The British and Americans fought a back-and-forth war between the United States and Canada in 1812. Some of the hotheads on both sides had quite ambitious goals: to drive the British out of North America altogether and annex Canada to the United States, or to reverse the effects of the American Revolution a few decades earlier and reincorporate the United States into the Empire. Neither side succeeded in achieving these goals, and both ideas were completely discredited by the end of the war. The American national anthem was written about one of the battles of this war. Americans see the war as a draw because no borders were changed by the conflict. Canadians do not necessarily see it that way, as the defence against large-scale annexation of Canadian territory by the United States, especially on the valuable Niagara Peninsula, is seen as a historic British-Canadian military victory.
Slavery was abolished in Canada and the rest of the British Empire in 1834, but remained legal in much of the United States until 1865, after the end of the American Civil War. The introduction of the Fugitive Slave Act in 1850, a federal law that angered northern abolitionist states because it allowed blacks to be kidnapped by slave catchers and forcibly returned to slavery in the South, led to the establishment of an “Underground Railroad” of various routes to freedom in the North through Canada’s Niagara Peninsula or other British Empire outposts such as Nova Scotia.
The British established the first colony on Canada’s Pacific coast in 1849, when the colony of Vancouver Island was granted a charter with Fort Victoria as its capital. The colony of British Columbia was then founded in 1858. The colony of Vancouver Island was then merged with British Columbia in 1866.
The colonies of the Province of Canada (divided into English-speaking Ontario and French-speaking Quebec after federation), Nova Scotia and New Brunswick separated from the self-governing British Dominion of Canada in 1867, with each former colony becoming a province of Canada. Thereafter, the federation expanded considerably. A vast territory called Rupert’s Land – all the land with rivers flowing into Hudson Bay, much of Canada and parts of some American states – was granted by the British Crown to the Hudson’s Bay Company in 1670. In 1870, the newly formed Dominion of Canada bought it. This more than doubled the size of the existing provinces of Ontario and Quebec and created the new provinces of Manitoba, Saskatchewan and Alberta. Manitoba joined the federation in 1870, followed by British Columbia in 1871, Prince Edward Island in 1873, and Saskatchewan and Alberta in 1905. After World War II, the former Dominion of Newfoundland became the last province to join the Canadian federation in 1949. Canada’s newest territory, Nunavut, was created in 1999 from part of the existing Northwest Territories.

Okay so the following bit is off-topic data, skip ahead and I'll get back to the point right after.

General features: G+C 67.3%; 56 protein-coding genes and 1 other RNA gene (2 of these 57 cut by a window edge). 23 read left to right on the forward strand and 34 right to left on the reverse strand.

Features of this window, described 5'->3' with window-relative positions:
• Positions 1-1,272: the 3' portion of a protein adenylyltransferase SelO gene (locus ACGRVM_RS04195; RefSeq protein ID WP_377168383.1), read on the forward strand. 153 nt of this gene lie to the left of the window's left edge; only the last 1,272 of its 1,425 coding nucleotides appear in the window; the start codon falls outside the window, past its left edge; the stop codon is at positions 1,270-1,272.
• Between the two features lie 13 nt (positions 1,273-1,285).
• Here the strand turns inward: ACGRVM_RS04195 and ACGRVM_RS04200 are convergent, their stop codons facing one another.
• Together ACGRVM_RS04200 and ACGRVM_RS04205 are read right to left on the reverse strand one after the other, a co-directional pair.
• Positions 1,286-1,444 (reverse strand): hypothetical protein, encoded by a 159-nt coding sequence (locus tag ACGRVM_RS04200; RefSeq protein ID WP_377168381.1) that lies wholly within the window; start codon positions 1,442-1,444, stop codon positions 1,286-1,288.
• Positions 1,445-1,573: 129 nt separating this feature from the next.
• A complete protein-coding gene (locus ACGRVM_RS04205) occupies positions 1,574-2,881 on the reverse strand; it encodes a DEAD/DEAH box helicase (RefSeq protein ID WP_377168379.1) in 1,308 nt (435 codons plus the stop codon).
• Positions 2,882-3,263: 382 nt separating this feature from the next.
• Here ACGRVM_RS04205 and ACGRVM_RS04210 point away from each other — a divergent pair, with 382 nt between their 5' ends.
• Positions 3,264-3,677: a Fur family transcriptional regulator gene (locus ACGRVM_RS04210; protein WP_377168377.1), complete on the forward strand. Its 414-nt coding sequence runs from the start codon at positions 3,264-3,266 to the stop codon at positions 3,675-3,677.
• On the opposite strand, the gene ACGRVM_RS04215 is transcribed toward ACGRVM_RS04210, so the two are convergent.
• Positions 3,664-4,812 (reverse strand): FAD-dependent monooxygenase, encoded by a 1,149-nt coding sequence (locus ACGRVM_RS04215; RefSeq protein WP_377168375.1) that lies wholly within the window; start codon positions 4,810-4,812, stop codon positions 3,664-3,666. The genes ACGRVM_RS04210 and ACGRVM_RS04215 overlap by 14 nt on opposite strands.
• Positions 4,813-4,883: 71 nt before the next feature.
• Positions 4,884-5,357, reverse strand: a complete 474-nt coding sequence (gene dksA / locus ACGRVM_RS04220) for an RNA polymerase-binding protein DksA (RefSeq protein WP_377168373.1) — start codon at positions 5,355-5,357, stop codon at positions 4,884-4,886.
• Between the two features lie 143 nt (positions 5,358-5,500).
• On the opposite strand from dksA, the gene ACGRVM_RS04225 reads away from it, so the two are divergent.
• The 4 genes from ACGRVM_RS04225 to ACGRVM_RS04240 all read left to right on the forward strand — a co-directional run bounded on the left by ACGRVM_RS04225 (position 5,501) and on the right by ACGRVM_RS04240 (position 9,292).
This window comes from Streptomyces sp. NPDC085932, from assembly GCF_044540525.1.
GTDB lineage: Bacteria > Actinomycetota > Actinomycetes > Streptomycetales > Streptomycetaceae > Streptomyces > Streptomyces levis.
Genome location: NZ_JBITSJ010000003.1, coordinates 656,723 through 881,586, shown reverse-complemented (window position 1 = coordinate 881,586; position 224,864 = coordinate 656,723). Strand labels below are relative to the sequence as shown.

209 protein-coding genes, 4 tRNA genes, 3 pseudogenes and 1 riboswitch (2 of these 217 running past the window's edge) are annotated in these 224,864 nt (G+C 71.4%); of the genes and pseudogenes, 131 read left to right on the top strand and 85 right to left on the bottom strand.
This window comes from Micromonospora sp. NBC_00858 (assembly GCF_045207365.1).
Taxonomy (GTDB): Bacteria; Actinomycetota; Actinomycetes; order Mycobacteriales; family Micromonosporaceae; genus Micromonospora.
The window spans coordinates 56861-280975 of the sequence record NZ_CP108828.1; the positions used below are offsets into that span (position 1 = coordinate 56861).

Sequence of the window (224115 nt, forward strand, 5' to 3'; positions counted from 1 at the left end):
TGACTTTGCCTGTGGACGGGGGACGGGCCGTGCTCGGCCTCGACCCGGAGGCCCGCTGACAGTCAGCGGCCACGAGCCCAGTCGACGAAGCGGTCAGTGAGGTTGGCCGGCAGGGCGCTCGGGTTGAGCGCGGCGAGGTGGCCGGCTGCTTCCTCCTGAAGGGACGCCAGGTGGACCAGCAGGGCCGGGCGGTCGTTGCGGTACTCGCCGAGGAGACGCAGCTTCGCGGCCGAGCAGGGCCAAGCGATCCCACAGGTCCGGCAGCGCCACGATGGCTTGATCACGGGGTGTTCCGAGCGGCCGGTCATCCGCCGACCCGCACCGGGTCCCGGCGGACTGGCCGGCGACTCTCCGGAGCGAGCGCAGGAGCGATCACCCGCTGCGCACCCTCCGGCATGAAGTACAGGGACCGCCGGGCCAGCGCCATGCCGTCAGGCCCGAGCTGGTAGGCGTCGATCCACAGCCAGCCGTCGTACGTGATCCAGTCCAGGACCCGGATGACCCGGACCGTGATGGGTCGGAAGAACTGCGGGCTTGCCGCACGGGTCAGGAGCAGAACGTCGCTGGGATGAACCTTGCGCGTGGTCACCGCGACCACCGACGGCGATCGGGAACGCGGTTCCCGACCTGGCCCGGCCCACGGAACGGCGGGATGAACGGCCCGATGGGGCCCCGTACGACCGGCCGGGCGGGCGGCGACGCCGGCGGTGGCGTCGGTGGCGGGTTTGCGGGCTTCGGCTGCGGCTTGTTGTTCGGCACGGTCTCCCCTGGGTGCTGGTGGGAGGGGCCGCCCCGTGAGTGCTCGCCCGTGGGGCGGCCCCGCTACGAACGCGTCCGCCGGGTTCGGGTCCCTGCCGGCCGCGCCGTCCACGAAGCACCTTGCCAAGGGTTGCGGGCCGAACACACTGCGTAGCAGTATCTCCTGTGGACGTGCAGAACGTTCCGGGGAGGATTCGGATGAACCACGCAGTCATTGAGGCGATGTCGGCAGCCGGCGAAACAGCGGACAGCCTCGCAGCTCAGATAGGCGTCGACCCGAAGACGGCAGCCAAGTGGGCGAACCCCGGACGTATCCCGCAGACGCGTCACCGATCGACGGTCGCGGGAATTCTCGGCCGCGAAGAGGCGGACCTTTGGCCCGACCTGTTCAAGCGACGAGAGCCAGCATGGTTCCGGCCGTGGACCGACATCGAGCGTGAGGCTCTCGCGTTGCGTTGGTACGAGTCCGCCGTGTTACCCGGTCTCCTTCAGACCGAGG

Canada’s relationship with the United Kingdom is somewhat complex. The British North America Act, passed by the British Parliament in 1867, officially established the country. The British monarch is still the King or Queen of Canada, and a Governor General represents him or her locally. However, it is a constitutional monarchy in which the monarch “rules but does not govern”; the actual power to govern is vested in Parliament. In 1931, changes occurred that made Canada more or less completely independent from the United Kingdom. One notable difference is that during the First World War there were Canadian regiments in the British army under British generals, but from the Second World War onwards there was a Canadian army with its own generals; Canadians and Newfoundlanders made significant contributions in both wars. Another important change is that since the 1960s all governors-general are Canadian; before that they were all British and often nobles.
In 1982, the UK passed the Canada Act and Canada simultaneously passed the Constitution Act, ending any residual power of the UK Parliament to legislate for Canada.